The inner area of the base of the stand is 32" wide and 80" long, which had to hold the sump, top off reservoir, and external pumps.

The walkboard has a welded frame that inserts into dual square tubing that runs the width of the aquarium's stand, and a 2" x 12" board is screwed to the frame. Many guests seem fearful to step on the walkboard, but those that have tried it out are impressed by its strength and the convenience of being able to walk the full length of the tank to view corals from above. When I have to clean the tank, adjust the aquascaping, place corals or kill pest anemones, it is much nicer than having to work off of a step ladder, then step down to move it over a foot and repeat until done. I'd almost like to get a second walkboard so I have one on either side for those days when I'm proactively motivated to work on the tank.

The walkboard is somewhat heavy and I do have to be very careful not to damage anything when carrying it or attempting to insert it into place, but that's just part of having it as an option rather than a permanent fixture. When I don't want it in the way, I can put it behind the door in fishroom and walk around the tank unfettered. When it's installed, I find that it works great as a place to put things down, do water tests, lean my elbows upon it during photography, and jot down plans as if it were a desk. I'm able to duck under it to get to the sump from either side, but with it out of the way such tasks are less claustrophobic. Plus I don't have to worry about bumping my head when I stand back up.

I'm planning to get some woodwork up eventually, and each panel will hold to the stand with magnets. Whenever I need to gain access, the panels will pop right off and be set aside. It'll be cherry wood... I'd like to get this done during 2013.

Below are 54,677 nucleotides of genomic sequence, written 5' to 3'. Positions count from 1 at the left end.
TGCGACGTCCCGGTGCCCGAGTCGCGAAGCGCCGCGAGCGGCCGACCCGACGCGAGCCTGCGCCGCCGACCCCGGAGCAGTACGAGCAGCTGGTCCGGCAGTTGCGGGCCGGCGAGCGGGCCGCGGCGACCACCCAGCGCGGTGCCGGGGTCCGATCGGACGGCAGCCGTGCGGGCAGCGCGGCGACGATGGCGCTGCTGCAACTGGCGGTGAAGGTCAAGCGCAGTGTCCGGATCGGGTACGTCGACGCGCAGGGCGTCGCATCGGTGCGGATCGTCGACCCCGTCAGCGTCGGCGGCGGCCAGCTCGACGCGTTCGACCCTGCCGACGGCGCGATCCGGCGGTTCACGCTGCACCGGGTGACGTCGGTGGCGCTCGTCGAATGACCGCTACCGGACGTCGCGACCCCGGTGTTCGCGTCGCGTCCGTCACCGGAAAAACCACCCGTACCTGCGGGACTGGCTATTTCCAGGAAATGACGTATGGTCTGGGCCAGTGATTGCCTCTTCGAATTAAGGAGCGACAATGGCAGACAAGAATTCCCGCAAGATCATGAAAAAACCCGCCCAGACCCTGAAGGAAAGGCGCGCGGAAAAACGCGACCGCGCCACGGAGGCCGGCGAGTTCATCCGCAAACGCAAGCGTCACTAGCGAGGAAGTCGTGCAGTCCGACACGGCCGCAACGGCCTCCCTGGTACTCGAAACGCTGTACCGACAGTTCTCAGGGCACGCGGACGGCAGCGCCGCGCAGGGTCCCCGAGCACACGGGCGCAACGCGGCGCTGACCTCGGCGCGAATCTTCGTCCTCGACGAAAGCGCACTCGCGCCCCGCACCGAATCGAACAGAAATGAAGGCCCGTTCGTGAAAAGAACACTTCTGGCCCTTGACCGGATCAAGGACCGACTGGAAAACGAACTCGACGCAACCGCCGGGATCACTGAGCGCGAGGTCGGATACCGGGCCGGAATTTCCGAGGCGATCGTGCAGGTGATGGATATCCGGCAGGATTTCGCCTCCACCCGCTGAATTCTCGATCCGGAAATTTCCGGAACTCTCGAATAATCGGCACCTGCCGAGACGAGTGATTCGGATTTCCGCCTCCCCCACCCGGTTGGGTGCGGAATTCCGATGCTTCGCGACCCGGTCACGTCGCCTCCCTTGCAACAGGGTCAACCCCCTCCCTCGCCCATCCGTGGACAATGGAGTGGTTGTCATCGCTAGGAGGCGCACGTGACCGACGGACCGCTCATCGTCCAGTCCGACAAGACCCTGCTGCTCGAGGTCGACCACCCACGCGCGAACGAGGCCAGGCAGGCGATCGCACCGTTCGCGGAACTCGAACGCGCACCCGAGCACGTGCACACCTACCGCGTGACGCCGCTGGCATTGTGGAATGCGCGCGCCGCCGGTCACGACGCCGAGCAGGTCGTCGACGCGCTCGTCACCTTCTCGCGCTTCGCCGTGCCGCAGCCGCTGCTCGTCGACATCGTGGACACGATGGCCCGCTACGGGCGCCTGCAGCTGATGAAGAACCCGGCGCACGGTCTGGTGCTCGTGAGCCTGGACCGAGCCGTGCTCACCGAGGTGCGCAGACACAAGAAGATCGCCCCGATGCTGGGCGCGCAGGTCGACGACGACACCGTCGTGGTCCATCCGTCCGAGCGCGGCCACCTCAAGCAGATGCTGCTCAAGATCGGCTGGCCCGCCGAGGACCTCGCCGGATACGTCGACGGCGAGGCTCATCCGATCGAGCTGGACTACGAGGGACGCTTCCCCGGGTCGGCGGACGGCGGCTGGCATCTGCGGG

If there's a downside to the stand, the only thing I'd say is that the tank manufacturer won't offer their warranty because I didn't use their stand. Then again, in all the years I've been in the hobby, I've never had a warranty on my aquarium so I don't feel that's a real limitation. I asked Marineland if they farmed out steel stands to someone they trusted, but they don't. Knowing I wanted a steel stand and no other choice was acceptable, I asked for their recommendation of what to put under the tank, ie. plywood and rigid foam. They told me to use 3/4" plywood, which I affixed with 3M doublestick tape. This prevented the plywood from shifting when the tank was slid into place, and allowed for a little give if things shift over time. The plywood is the cushion between the glass (and trim) and the rigid steel frame. The plywood was sealed with black paint to avoid water damage and help it blend in.

 

Here's a picture a minute after the 400g was placed on it, back when the fishroom was still under construction with livestock in vats.

 

Great stand!

When it came to leveling the stand, I used composite shims. Two 15 ton jacks and some 4x4 posts helped me work it to the exact spot and later to level the water line.

Here's the video of it in action: